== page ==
A remedial note on cremains

Given that the posters at the (censored) “Skeptics Society” forum, including the holocaust controversies camp follower known by the pseudonyms “KentFord9” and “Statistical Mechanic”, have recently been making fools of themselves on the subject of cremation remains, this post may be of use for the purpose of limiting the further spread of idiocy. In an attempt to deny the possibility that postwar deposits of cremation remains (cremains for short) may have contributed to the supply of bone fragments currently to be found on the surface of the camp grounds at Treblinka, they have argued that cremains are “ashes” rather than bone fragments, offering a photo as evidence. As I have already shown, cremation ovens leave sizeable bone fragments, looking something like this:

Screenshot-18

The more homogeneous appearance of cremation remains as often seen is the result of post-processing. In the case linked above, this appears to have been done with a rotary blade processor. The use of a ball mill or of hand processing would leave rougher remains. It should be noted that customs concerning post-processing of cremation remains vary in space and time (a high degree of processing being more common in the United States than in most other locations, and the rotary blade processor being introduced only in the 1980s), with some cultures favouring unprocessed remains, and even in cases where post-processing is customary it is often possible to request that remains are left unprocessed.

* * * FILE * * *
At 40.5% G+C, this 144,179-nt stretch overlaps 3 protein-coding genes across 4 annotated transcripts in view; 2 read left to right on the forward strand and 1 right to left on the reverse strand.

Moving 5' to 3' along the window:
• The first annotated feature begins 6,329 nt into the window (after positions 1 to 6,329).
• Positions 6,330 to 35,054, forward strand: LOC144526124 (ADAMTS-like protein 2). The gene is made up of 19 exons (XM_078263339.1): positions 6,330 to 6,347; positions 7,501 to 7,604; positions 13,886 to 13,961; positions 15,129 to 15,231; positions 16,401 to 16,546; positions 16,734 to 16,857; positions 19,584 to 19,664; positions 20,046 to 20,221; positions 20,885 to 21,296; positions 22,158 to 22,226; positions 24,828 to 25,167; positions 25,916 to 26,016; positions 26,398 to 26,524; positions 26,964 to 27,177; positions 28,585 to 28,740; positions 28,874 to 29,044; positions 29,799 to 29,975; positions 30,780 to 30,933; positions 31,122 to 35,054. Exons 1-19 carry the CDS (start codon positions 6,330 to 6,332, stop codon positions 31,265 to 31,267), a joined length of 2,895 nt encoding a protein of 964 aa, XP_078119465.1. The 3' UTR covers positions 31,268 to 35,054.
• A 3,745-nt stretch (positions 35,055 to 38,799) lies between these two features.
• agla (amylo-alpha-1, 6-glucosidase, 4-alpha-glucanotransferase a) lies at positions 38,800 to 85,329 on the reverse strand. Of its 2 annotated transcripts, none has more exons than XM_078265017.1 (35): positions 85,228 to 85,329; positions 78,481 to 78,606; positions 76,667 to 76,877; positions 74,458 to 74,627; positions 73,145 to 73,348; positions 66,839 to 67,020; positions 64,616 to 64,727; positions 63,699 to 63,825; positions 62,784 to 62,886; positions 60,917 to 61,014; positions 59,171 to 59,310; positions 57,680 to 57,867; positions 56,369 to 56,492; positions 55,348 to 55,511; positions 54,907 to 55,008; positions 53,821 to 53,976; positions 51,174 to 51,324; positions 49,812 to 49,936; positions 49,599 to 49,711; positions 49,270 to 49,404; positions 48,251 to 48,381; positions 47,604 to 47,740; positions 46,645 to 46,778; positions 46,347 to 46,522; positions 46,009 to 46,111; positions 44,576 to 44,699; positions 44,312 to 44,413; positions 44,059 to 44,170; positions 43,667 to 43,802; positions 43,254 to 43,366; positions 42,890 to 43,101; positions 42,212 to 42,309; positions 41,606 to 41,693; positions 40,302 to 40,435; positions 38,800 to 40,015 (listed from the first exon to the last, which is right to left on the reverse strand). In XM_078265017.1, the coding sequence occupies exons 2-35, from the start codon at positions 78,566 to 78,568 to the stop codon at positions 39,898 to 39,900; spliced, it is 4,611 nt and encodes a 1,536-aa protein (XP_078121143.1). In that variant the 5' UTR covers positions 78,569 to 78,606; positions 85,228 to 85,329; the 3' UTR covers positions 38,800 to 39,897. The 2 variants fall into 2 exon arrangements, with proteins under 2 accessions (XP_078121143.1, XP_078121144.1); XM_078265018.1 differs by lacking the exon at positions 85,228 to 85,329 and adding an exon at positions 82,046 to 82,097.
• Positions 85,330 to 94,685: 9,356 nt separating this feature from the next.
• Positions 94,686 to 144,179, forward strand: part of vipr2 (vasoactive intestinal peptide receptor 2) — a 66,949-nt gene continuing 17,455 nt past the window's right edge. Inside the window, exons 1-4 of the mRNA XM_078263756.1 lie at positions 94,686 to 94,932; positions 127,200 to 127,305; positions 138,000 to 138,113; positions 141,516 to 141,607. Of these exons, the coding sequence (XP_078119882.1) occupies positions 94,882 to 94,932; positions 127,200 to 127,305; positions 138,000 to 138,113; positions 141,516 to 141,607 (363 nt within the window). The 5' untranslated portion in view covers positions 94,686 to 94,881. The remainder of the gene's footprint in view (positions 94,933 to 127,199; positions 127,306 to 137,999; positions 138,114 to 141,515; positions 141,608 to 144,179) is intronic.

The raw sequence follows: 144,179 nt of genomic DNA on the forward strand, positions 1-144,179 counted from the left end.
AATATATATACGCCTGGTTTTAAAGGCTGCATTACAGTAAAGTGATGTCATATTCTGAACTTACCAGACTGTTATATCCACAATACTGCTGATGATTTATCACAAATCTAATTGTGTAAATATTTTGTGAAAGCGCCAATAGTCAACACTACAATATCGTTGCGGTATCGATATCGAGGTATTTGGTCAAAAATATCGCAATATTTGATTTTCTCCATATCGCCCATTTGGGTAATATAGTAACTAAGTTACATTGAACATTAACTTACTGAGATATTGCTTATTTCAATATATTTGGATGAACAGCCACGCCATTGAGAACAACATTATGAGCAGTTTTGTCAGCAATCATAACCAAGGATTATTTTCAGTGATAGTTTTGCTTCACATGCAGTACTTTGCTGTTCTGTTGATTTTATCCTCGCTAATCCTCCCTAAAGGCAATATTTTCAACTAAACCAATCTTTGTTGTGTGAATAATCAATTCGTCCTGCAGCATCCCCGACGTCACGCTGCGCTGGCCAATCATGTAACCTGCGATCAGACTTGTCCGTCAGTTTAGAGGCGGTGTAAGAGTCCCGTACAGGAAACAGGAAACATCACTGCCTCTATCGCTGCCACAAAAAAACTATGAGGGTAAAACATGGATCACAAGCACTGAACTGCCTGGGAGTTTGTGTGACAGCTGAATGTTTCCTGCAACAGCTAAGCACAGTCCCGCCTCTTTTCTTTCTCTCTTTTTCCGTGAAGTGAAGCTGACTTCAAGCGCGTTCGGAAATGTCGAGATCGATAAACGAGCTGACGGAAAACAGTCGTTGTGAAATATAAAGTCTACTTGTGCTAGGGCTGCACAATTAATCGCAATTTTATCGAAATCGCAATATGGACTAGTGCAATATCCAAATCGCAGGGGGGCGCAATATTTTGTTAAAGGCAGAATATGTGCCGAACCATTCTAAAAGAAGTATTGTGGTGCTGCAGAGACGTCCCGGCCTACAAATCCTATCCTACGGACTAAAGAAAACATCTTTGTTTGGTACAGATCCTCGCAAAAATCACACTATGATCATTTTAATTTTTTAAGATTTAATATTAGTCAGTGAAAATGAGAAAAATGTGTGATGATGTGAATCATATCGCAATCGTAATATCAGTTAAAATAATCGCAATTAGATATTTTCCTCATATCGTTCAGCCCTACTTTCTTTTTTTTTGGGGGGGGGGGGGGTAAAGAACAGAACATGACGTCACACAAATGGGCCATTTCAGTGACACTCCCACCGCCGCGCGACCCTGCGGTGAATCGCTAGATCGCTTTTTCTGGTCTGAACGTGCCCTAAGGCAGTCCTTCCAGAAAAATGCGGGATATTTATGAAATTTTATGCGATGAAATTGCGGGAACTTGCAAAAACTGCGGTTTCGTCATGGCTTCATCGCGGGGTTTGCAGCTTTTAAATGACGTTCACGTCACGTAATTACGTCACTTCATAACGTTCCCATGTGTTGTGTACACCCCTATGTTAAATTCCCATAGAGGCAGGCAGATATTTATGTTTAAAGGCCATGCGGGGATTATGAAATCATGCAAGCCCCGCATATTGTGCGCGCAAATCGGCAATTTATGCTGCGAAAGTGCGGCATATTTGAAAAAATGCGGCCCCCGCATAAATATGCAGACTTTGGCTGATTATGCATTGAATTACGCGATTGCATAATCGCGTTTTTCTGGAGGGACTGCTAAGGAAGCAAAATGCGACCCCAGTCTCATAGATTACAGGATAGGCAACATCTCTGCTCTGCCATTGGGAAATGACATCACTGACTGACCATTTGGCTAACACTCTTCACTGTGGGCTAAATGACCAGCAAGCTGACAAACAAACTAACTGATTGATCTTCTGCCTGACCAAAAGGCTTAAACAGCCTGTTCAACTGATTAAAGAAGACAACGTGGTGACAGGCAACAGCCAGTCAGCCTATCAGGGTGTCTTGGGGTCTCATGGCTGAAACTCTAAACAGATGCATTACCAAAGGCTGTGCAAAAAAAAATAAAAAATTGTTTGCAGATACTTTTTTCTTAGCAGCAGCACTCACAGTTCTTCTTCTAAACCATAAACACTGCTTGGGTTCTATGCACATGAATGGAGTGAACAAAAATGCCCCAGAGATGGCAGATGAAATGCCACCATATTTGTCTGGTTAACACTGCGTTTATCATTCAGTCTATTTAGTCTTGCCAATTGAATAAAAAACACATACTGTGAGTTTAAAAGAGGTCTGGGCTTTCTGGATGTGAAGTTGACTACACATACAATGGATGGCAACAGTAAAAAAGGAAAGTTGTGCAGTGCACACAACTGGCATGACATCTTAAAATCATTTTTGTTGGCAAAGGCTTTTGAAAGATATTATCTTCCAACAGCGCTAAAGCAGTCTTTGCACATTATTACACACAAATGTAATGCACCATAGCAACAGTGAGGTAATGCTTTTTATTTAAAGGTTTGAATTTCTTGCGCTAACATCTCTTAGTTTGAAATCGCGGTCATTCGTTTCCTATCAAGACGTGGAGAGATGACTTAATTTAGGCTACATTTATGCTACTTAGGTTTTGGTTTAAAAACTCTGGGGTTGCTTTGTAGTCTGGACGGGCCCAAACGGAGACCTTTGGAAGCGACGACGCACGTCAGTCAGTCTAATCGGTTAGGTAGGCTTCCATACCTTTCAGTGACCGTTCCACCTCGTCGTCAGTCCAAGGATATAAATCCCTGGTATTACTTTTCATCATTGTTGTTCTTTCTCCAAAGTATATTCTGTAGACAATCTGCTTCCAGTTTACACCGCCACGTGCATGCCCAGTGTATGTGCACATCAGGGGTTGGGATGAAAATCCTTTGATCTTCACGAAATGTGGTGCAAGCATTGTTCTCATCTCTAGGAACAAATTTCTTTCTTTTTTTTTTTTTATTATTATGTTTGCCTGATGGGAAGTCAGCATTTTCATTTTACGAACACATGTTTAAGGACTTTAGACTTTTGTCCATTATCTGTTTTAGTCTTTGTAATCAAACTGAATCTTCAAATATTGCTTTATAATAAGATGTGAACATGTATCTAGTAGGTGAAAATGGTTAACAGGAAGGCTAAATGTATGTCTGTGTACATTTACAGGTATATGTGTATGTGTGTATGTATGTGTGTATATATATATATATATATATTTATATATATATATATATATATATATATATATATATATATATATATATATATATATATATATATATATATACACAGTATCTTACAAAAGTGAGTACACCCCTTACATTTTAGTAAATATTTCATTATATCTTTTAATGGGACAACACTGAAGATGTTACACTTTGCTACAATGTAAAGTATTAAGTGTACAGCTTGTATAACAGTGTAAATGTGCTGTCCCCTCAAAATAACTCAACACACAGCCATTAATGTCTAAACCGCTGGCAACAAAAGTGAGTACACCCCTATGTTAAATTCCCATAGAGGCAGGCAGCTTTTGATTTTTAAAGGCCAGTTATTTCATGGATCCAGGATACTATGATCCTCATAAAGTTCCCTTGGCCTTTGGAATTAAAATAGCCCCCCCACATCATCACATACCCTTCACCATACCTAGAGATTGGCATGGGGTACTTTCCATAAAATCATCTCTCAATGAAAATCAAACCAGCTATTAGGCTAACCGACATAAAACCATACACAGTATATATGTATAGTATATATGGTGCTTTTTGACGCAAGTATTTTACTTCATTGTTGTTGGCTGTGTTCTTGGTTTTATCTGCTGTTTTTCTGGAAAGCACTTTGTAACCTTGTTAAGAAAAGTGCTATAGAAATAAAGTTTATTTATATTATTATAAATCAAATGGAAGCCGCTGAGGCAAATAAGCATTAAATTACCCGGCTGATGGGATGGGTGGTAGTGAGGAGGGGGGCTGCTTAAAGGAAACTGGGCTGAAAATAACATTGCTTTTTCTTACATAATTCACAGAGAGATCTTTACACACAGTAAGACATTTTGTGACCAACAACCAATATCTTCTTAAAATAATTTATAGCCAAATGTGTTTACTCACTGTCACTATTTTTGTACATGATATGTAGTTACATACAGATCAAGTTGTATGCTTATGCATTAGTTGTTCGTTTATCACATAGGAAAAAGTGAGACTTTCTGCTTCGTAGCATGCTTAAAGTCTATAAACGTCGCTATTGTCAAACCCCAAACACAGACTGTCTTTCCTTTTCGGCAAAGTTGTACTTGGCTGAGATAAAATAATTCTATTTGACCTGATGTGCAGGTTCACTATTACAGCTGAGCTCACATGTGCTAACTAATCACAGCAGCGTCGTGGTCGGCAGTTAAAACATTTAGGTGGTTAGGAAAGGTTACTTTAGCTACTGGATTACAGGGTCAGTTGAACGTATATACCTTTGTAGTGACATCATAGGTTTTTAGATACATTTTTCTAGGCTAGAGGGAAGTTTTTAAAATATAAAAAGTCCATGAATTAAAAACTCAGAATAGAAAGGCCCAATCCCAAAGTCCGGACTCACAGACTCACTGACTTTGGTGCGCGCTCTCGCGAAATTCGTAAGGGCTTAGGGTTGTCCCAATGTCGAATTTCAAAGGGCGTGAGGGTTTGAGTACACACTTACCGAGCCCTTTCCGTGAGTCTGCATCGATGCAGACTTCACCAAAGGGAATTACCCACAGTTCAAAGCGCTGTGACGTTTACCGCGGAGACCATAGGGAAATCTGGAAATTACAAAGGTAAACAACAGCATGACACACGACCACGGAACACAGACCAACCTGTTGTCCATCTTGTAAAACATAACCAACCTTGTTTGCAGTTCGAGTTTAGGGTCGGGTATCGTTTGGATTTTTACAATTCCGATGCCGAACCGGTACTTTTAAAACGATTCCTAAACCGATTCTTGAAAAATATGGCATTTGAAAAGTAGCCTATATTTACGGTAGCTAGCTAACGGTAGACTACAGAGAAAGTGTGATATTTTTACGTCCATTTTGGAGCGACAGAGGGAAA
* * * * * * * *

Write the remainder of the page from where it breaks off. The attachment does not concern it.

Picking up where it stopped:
Given this information, it’s easy to see that the argument these anti-revisionists are attempting breaks down completely.

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2 Responses to A remedial note on cremains

  1. Pingback: Another bumper crop from the Muehlenkamp error farm | Holocaust History Channel

  2. Jett Rucker says:

    Figure 10.4, whose caption mentions “color variations,” is in black and white.

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